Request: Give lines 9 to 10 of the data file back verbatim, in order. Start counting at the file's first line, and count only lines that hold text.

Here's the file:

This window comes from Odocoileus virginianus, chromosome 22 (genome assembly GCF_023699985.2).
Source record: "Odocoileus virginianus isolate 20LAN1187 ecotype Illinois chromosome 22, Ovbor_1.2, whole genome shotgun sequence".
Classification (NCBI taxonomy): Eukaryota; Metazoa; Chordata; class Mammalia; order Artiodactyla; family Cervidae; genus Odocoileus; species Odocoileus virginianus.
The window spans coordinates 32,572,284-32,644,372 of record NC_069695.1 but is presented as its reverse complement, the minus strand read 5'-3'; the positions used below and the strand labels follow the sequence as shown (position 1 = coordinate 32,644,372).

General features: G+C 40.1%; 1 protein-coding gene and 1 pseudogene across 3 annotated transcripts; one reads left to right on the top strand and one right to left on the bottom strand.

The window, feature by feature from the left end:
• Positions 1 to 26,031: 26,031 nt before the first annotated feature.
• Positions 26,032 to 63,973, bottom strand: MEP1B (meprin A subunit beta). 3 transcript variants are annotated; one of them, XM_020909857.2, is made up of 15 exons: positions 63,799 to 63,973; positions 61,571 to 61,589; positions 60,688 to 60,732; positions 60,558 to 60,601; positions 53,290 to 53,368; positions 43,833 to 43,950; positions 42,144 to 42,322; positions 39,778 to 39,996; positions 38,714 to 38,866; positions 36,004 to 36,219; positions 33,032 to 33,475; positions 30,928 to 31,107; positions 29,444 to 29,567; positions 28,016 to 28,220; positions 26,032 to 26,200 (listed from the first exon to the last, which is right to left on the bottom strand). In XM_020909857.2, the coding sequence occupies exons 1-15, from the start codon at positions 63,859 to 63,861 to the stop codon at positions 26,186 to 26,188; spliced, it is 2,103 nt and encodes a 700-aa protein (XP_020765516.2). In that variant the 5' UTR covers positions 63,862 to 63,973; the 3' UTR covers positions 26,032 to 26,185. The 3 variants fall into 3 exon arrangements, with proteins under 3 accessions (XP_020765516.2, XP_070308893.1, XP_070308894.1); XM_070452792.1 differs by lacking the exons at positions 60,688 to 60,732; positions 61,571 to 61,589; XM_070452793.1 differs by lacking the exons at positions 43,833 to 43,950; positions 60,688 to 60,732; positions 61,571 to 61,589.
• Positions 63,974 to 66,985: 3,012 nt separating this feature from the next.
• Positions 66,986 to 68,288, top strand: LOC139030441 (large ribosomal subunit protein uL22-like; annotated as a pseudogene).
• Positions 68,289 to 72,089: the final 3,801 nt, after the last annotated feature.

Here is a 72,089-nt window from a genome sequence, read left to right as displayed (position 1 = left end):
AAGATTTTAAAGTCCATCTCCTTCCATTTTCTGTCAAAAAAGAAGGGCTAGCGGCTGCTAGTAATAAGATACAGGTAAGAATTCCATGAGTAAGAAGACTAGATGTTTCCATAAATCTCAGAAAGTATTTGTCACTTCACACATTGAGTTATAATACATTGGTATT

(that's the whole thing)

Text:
• Positions 63,974 to 66,985: 3,012 nt separating this feature from the next.
• Positions 66,986 to 68,288, top strand: LOC139030441 (large ribosomal subunit protein uL22-like; annotated as a pseudogene).